- The United Kingdom’s (UK) Drug Strategy has two main aims: (i) to reduce illicit and other harmful drug use; (ii) to increase the number of people recovering from their dependence. It looks to do this by: i) reducing demand; (ii) restricting supply; and (iii) building recovery in communities.
- Quality treatment is viewed as an effective way to tackle the problem of drug use.
- The UK drug strategy notes that key to helping drug users re-integrate into society is coordination and integration across a range of service providers.
- Drug treatment encompasses a range of available treatments and services. These include community and primary care-based prescribing, community one-to-one and group-based psychosocial interventions to support recovery, inpatient treatment, day programmes, as well as residential drug treatment and rehabilitation support.
- One of the main aims of the UK drug strategy is to establish a life-long approach to drug prevention. This covers early years, family support, drug education and targeted specialist support.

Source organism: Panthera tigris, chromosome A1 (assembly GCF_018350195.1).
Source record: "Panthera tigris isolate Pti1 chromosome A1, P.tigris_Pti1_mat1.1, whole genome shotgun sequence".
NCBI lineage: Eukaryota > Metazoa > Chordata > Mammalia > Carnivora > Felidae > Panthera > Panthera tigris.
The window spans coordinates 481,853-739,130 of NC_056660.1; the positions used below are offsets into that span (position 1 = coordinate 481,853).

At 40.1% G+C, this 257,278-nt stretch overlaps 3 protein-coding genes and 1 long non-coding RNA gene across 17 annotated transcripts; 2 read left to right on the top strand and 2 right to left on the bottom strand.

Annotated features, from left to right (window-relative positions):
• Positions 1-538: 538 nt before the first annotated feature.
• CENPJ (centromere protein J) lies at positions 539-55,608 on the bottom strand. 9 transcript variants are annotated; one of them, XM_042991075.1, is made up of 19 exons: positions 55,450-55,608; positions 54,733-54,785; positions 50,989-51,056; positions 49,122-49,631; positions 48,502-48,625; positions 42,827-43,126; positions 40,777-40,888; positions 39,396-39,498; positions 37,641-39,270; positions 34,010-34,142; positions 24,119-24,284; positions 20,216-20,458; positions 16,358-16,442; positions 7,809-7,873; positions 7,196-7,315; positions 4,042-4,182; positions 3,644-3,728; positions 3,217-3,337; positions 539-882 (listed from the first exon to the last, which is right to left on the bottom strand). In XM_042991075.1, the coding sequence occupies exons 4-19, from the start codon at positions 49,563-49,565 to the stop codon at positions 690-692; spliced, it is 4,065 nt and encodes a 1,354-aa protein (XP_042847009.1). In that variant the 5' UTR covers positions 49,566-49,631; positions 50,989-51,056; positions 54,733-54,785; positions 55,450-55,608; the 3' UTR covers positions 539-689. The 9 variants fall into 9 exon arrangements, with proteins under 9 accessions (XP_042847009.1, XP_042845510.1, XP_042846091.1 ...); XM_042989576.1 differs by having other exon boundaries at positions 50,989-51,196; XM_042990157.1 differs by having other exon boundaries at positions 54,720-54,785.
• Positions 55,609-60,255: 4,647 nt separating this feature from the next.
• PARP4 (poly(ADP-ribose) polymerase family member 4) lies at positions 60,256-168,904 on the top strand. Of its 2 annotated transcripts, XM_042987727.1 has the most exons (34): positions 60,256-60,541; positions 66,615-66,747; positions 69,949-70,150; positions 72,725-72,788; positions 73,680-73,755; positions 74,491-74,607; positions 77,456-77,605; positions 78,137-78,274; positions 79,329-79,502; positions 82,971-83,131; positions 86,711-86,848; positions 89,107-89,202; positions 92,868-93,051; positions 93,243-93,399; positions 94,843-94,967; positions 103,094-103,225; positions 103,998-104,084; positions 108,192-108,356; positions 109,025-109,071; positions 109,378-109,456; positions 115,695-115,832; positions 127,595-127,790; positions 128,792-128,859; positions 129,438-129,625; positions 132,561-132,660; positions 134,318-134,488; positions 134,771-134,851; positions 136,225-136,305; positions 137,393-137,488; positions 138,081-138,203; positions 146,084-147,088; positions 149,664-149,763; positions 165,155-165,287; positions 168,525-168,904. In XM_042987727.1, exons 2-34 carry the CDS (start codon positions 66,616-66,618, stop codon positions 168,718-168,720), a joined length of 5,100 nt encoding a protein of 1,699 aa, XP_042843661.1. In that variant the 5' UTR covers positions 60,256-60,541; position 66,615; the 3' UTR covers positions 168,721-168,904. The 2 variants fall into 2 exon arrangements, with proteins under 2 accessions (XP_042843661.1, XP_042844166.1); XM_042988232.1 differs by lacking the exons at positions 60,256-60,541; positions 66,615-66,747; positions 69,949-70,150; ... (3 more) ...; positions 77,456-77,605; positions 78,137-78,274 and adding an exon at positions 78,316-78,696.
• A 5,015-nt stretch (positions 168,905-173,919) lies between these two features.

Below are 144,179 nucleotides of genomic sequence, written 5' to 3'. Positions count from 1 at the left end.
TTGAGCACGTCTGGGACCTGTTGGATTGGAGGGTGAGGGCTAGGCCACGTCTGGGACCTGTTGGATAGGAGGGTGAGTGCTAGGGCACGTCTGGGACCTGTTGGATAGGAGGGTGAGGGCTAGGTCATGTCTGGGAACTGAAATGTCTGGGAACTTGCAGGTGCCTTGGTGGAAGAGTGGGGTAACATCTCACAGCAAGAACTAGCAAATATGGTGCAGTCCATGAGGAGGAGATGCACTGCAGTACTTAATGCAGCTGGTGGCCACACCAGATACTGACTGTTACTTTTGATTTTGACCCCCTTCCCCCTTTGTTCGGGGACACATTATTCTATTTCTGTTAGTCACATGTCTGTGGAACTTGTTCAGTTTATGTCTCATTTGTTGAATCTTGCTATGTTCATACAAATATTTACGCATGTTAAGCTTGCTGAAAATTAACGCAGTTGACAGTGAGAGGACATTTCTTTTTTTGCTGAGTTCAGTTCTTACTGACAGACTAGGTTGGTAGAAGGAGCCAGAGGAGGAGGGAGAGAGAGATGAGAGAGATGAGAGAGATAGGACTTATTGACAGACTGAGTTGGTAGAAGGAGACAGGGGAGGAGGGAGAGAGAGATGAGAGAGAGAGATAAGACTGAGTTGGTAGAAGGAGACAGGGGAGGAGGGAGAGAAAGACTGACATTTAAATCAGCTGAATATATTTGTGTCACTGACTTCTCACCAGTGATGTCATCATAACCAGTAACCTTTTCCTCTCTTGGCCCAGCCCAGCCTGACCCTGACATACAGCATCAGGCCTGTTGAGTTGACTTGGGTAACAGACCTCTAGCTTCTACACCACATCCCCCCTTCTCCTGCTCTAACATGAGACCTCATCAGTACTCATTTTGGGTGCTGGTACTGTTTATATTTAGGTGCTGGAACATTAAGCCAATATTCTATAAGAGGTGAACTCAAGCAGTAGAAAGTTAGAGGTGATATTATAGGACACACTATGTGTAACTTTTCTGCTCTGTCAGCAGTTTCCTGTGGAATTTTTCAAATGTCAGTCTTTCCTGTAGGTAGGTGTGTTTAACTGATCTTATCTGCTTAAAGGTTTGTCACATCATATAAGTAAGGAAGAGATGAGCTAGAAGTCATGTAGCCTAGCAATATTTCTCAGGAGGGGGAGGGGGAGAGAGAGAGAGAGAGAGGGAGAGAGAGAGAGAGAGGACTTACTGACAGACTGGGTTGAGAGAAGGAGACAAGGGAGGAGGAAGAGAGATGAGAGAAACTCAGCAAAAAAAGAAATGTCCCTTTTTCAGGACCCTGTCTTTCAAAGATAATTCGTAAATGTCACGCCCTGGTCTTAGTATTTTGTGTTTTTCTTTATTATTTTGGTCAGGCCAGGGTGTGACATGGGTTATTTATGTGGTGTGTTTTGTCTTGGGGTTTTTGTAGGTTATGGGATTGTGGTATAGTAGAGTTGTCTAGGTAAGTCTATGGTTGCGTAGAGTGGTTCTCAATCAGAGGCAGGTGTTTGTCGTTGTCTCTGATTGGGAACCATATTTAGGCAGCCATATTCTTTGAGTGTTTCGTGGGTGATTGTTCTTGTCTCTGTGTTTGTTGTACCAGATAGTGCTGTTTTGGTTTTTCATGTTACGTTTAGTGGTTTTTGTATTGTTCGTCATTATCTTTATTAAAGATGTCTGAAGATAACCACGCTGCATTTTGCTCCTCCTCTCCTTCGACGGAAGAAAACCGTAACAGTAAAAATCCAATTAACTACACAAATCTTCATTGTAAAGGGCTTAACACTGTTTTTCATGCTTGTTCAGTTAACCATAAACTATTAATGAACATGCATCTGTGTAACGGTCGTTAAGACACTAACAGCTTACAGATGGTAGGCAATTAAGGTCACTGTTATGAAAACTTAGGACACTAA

- Drug strategies opt for a broad approach to prevention. This does not target drugs specifically, and instead looks to strengthen general resilience factors associated with reducing the inclination to explore risky behaviours, including drug use.
- Prevention interventions encompass a wide range of complementary approaches.
- Drug prevention is part of the national curriculum throughout most of the United Kingdom. The focus is on building resilience in young people.
- Most schools have a drug education policy and guidelines for dealing with incidents that involve drugs.